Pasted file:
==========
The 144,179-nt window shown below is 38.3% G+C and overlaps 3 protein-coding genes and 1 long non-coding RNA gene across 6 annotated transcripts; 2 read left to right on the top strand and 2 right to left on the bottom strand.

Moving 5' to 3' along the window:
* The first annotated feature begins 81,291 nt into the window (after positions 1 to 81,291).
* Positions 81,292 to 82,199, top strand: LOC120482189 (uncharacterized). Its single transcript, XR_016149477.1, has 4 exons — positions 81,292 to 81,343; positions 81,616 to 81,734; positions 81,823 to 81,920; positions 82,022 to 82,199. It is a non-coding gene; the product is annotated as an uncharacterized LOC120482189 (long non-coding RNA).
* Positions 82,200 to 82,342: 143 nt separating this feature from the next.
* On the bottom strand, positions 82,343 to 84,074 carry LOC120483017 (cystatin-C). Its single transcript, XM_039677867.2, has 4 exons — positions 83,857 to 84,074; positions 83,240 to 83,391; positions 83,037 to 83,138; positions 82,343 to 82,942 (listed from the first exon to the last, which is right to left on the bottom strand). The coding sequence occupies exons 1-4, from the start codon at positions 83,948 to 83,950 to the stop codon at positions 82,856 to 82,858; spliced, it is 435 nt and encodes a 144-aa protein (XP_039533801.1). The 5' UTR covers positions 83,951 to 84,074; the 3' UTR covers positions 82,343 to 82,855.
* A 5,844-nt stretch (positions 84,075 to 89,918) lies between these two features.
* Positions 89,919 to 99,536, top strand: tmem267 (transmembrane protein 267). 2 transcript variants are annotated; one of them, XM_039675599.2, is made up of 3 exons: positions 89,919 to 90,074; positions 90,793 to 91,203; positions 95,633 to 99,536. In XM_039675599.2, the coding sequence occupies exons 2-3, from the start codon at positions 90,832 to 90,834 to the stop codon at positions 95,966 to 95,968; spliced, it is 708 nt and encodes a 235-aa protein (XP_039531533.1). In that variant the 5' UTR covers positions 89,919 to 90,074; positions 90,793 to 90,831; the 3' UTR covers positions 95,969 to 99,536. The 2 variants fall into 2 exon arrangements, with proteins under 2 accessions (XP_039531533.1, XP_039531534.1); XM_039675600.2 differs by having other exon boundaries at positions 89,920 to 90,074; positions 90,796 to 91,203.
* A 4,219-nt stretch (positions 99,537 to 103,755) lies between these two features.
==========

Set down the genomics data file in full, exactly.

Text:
The 144,179-nt window shown below is 38.3% G+C and overlaps 3 protein-coding genes and 1 long non-coding RNA gene across 6 annotated transcripts; 2 read left to right on the top strand and 2 right to left on the bottom strand.

Moving 5' to 3' along the window:
* The first annotated feature begins 81,291 nt into the window (after positions 1 to 81,291).
* Positions 81,292 to 82,199, top strand: LOC120482189 (uncharacterized). Its single transcript, XR_016149477.1, has 4 exons — positions 81,292 to 81,343; positions 81,616 to 81,734; positions 81,823 to 81,920; positions 82,022 to 82,199. It is a non-coding gene; the product is annotated as an uncharacterized LOC120482189 (long non-coding RNA).
* Positions 82,200 to 82,342: 143 nt separating this feature from the next.
* On the bottom strand, positions 82,343 to 84,074 carry LOC120483017 (cystatin-C). Its single transcript, XM_039677867.2, has 4 exons — positions 83,857 to 84,074; positions 83,240 to 83,391; positions 83,037 to 83,138; positions 82,343 to 82,942 (listed from the first exon to the last, which is right to left on the bottom strand). The coding sequence occupies exons 1-4, from the start codon at positions 83,948 to 83,950 to the stop codon at positions 82,856 to 82,858; spliced, it is 435 nt and encodes a 144-aa protein (XP_039533801.1). The 5' UTR covers positions 83,951 to 84,074; the 3' UTR covers positions 82,343 to 82,855.
* A 5,844-nt stretch (positions 84,075 to 89,918) lies between these two features.
* Positions 89,919 to 99,536, top strand: tmem267 (transmembrane protein 267). 2 transcript variants are annotated; one of them, XM_039675599.2, is made up of 3 exons: positions 89,919 to 90,074; positions 90,793 to 91,203; positions 95,633 to 99,536. In XM_039675599.2, the coding sequence occupies exons 2-3, from the start codon at positions 90,832 to 90,834 to the stop codon at positions 95,966 to 95,968; spliced, it is 708 nt and encodes a 235-aa protein (XP_039531533.1). In that variant the 5' UTR covers positions 89,919 to 90,074; positions 90,793 to 90,831; the 3' UTR covers positions 95,969 to 99,536. The 2 variants fall into 2 exon arrangements, with proteins under 2 accessions (XP_039531533.1, XP_039531534.1); XM_039675600.2 differs by having other exon boundaries at positions 89,920 to 90,074; positions 90,796 to 91,203.
* A 4,219-nt stretch (positions 99,537 to 103,755) lies between these two features.